Estate of Naegely

Annotate this Case
[Civ. No. 11976. Second Appellate District, Division One. March 14, 1939.]

In the Matter of the Estate of CHARLOTTE M. NAEGELY, Deceased. NICHOLAS KOS, Executor, etc., et al., Appellants, v. BANK OF AMERICA NATIONAL TRUST AND SAVINGS ASSOCIATION (a National Banking Association), Respondent.

COUNSEL

Frank Rouse, Julius V. Patrosso and Paul R. Cote for Appellants.

Louis Ferrari, Edmund Nelson and Hugo A. Steinmeyer for Respondent.

OPINION

White, J.

This is an appeal by the executor and certain legatees of the estate of the above-named decedent from the decree settling the first and final account of the executor and directing the payment of a claim of the respondent, Bank of America National Trust and Savings Association.

Prior to her death, on January 24, 1935, decedent executed to respondent bank a promissory note in the principal sum of $11,689.65, executing concurrently therewith and as security therefor a trust deed. The note remaining unpaid at the date of her death, respondent bank, within the time allowed by law, duly filed its creditor's claim with the executor, and such claim was in due course allowed and approved by the executor and the probate court. No payments having been made upon the note, and the same being in default, respondent bank on February 19, 1936, caused to be recorded in the office of the county recorder a notice of breach and election to sell the property described in the trust deed securing the note, as required by and in conformity with the provisions of section 2924 of the Civil Code. Thereafter, on June 16, 1936, the trustee named in the trust deed sold the real property therein described to the respondent bank for the total sum of $9,500, and after applying the proceeds of said sale to the payment of interest, advances, costs of sale and trustee's fees, there remained an unpaid balance of $3,637.35. Subsequent to such sale, however, respondent did not seek nor secure a judgment determining the amount of any deficiency.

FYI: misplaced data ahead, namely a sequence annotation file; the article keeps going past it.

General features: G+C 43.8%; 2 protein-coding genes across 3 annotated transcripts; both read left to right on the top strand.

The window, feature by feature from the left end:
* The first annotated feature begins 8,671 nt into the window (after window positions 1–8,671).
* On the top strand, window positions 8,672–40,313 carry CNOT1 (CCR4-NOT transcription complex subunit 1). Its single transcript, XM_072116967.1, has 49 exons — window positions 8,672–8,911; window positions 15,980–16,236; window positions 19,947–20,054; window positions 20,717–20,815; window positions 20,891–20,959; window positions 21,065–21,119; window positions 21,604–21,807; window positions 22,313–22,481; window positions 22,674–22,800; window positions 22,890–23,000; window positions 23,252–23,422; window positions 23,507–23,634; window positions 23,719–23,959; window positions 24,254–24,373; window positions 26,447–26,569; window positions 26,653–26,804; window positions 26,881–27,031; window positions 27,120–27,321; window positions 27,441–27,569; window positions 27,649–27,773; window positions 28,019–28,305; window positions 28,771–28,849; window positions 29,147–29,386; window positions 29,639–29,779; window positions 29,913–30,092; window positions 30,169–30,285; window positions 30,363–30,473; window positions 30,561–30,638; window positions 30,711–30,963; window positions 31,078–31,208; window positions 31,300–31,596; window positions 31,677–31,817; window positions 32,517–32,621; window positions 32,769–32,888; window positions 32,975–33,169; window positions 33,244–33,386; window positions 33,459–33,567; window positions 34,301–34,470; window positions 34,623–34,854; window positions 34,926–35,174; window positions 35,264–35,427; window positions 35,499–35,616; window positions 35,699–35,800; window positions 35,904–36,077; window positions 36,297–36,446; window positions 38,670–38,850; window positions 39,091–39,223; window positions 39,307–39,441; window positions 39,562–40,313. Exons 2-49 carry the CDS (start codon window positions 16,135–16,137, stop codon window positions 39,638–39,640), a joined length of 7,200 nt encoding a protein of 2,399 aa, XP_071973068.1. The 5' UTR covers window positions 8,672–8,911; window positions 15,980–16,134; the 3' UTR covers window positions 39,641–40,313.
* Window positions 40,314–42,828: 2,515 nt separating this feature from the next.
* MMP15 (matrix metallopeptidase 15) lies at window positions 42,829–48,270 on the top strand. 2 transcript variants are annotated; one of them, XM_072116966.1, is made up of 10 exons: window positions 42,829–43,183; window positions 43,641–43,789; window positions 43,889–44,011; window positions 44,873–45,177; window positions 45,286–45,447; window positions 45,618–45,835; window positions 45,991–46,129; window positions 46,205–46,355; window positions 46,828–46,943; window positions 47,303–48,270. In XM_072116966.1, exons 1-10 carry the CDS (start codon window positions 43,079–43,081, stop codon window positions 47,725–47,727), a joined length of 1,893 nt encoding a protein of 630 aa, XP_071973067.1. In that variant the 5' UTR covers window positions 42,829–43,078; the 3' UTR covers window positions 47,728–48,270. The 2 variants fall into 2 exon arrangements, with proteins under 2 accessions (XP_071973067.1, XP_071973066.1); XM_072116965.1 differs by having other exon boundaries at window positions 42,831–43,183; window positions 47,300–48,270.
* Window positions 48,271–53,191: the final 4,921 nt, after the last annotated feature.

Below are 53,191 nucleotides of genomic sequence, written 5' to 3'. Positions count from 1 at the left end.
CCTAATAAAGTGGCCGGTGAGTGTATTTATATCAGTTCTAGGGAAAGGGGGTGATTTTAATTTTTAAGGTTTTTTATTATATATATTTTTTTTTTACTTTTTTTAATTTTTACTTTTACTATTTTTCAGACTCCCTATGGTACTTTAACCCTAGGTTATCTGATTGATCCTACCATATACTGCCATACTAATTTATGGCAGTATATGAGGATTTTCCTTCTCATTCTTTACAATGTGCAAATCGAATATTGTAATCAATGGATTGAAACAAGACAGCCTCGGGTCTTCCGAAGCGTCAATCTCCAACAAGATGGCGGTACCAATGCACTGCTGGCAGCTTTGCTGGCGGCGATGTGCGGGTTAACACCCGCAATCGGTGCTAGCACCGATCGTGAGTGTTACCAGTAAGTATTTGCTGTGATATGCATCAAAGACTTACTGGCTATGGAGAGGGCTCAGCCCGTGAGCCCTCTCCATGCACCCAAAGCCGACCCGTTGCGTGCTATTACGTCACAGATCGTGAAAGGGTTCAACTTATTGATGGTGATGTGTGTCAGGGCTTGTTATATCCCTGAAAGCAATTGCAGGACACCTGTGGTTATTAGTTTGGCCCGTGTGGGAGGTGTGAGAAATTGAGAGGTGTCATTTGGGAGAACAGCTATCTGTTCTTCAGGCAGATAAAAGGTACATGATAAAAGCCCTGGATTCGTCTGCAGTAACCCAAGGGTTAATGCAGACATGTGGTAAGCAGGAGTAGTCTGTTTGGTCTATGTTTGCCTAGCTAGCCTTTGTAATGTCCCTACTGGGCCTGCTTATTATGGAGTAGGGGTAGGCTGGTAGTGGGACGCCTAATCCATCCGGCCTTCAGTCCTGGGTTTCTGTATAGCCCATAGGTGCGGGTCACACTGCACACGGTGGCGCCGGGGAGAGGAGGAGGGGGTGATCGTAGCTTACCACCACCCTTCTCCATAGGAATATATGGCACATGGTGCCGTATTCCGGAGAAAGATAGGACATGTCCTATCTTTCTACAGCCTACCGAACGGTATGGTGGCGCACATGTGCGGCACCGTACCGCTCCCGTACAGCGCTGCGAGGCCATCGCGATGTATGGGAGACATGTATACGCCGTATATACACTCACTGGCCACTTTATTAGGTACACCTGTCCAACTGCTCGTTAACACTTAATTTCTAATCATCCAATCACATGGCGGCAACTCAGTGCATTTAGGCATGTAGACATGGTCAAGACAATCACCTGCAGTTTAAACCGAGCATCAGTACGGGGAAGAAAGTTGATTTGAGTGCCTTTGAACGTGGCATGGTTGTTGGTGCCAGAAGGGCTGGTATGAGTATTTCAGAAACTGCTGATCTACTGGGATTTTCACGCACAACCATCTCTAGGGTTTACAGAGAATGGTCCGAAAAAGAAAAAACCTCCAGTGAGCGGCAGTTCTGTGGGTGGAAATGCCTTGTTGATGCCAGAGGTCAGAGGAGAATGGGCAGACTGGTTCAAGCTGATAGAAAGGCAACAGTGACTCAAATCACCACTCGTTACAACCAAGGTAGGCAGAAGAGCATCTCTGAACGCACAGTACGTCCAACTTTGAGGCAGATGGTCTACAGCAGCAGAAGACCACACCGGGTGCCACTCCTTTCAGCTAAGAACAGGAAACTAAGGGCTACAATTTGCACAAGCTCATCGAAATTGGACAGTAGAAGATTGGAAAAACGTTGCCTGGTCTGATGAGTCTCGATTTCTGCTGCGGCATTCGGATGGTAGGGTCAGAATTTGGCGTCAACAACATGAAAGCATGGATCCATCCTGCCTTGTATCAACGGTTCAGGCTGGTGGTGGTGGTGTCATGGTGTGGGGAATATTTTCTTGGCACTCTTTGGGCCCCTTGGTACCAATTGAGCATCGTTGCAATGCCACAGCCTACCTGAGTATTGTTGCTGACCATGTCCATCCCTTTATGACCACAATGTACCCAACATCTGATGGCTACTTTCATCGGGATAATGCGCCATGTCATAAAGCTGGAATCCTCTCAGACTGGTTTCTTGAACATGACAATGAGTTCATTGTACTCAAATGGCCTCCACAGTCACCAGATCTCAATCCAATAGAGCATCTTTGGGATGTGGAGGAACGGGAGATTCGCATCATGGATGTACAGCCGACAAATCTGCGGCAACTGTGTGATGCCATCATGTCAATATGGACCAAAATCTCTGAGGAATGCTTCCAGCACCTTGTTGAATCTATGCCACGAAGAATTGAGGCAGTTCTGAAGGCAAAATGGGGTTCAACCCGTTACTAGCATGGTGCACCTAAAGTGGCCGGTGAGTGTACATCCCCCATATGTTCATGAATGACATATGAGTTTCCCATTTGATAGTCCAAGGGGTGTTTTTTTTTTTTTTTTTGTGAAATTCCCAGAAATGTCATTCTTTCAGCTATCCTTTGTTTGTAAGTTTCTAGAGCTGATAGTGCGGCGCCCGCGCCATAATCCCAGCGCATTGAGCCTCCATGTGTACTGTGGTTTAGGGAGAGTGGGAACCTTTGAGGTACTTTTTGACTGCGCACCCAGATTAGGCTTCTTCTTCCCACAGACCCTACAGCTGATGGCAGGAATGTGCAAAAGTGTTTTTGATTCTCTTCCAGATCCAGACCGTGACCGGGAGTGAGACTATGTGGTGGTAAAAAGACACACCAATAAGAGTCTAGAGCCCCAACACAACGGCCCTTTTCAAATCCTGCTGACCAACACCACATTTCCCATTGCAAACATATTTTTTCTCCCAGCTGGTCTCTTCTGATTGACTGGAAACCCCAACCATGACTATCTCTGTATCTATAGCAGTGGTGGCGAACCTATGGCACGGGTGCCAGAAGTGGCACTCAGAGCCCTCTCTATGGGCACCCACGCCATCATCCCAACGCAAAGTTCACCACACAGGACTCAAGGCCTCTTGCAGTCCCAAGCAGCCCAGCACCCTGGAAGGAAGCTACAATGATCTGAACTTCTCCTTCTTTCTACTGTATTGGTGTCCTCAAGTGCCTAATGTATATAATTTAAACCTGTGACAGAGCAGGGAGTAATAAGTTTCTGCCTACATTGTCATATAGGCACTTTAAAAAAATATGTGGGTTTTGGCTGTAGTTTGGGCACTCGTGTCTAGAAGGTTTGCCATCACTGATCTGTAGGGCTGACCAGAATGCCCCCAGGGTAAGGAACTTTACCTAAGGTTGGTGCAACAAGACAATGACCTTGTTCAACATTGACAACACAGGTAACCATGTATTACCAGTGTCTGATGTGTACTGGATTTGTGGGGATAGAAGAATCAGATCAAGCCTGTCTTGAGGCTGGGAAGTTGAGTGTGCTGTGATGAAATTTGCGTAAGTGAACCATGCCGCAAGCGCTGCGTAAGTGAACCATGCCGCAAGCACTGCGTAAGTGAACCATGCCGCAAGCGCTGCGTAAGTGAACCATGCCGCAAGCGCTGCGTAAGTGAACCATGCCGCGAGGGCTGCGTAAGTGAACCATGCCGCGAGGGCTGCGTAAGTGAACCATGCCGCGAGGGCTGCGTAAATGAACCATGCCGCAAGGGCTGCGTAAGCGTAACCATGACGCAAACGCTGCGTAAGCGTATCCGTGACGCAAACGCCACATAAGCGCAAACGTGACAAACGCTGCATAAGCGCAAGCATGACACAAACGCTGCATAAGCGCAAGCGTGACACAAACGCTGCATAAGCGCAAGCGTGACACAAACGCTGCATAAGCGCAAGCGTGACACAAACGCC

Thereafter the executor filed his first and final account and petition for distribution, wherein it was alleged, among other things, that all claims presented and allowed against the estate had been fully paid, and prayed for an order directing that the balance remaining in his hands after the payment of costs of administration be distributed to the appellant legatees herein. To this account respondent bank filed written objections based upon the claim that there remained due [31 Cal. App. 2d 473] upon the promissory note the hereinbefore mentioned deficiency of $3,637.35, and prayed that the petition for distribution be denied and that the executor be directed to pay such balance to the respondent bank.

With the issues thus joined, the matter was heard by the court, at which proceeding the foregoing facts were stipulated. Thereupon the court found as true the facts above recited, but made no finding that respondent bank had complied with the provisions of section 580a of the Code of Civil Procedure, or that respondent had obtained a judgment determining the deficiency, if any, due upon the note. Thereafter the probate court signed and filed its decree settling the account, decreeing that the estate was insolvent, and the cash on hand in the possession of the executor insufficient to pay respondent's claim, directing the executor to sell, in the manner provided by law, the personal property specifically bequeathed by the will, and that the executor pay to respondent bank the sum of $3,637.35.